Opportunity: Allow easy location switch to discover new climbers in whatever local community you are in with a geo-filter.

Pain point: "When it comes to climbing and leading outside, it needs to be with someone who knows how to [lead] belay safely."

Opportunity: Filter through different skill and competency levels (from beginner to advanced) and experiences.

PART III - IDEATION

User Experience

User Persona

In order to clearly understand the user, I created a profile for a target user to help uncover her main needs and goals.

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Journey Mapping

The journey map is meant to understand the user more clearly by mapping out a customer’s journey in the world and identifying key issues that arise in order to build a solution accordingly.

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Tools used: Adobe XD, Invision

User flow

PART IV - TESTING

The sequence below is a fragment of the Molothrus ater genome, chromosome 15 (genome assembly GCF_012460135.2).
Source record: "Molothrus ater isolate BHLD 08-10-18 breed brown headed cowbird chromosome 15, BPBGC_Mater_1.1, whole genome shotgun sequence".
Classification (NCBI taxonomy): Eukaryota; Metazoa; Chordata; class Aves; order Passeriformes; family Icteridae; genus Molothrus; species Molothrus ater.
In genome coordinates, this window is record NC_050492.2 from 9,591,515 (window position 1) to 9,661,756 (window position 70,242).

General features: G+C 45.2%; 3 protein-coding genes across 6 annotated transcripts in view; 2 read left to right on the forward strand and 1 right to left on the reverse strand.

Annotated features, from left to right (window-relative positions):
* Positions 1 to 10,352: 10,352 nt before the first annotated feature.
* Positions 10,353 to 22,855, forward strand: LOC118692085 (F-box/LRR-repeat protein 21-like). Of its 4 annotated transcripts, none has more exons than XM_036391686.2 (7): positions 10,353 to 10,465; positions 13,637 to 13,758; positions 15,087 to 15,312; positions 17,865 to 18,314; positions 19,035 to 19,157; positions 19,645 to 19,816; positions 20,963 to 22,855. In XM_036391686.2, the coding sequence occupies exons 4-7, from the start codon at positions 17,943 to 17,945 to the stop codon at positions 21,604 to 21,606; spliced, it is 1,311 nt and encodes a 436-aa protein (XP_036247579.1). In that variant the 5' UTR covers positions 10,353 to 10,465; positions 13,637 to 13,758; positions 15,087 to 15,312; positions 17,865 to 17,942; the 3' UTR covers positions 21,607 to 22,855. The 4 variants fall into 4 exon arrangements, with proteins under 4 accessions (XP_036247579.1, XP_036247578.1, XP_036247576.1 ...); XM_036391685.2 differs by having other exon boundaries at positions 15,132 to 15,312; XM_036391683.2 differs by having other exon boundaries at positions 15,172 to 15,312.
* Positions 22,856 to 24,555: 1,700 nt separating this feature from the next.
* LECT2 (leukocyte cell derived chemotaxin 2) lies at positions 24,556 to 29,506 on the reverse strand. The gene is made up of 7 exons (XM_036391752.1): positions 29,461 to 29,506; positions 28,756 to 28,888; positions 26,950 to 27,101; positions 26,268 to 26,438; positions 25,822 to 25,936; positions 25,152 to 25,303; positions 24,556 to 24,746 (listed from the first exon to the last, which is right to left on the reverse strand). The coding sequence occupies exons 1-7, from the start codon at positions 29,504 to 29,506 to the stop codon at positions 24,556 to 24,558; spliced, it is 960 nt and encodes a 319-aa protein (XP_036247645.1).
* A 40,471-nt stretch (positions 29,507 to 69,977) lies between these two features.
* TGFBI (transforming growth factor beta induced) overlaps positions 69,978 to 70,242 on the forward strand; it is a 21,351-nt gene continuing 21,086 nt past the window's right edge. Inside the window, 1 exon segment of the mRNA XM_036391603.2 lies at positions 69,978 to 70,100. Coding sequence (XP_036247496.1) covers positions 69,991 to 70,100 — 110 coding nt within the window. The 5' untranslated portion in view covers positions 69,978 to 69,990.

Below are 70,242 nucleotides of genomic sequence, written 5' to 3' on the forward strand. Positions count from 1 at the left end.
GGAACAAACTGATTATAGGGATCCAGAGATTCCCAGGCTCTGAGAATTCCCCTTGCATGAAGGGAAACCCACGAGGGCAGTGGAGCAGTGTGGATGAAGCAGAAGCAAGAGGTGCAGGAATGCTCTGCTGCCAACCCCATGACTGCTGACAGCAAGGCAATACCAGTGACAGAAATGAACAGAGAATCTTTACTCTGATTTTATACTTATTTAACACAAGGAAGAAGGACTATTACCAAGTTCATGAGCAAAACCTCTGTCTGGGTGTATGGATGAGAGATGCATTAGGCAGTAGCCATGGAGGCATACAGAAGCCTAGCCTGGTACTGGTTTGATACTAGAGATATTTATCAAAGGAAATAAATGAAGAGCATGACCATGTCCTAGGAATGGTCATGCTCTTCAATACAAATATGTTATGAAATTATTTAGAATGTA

Prototyping & User Testing

Round 1: High-Fidelity Testing

I asked 10 climbers between 18-29 of different backgrounds and skill levels around Bloomington to use the app. View the interactive prototype here.

Learning goals: Observe how the user interacts with the overall product, note their behavior, likes, dislikes, patterns, and preferences, and find areas to improve based on these observations.

1. Users thought agenda scheduling was invasion of privacy.

2. The messages and notifications being mixed together was confusing for users.

3. Users enjoy the categorizing of the Discover feature, but they would like to easily see the filter for setting climbs too.

Goals for iteration 2:

1. Redesign a more comfortable way to share availability.

2. Create a separate Messages button; redesign the notification as an overlay.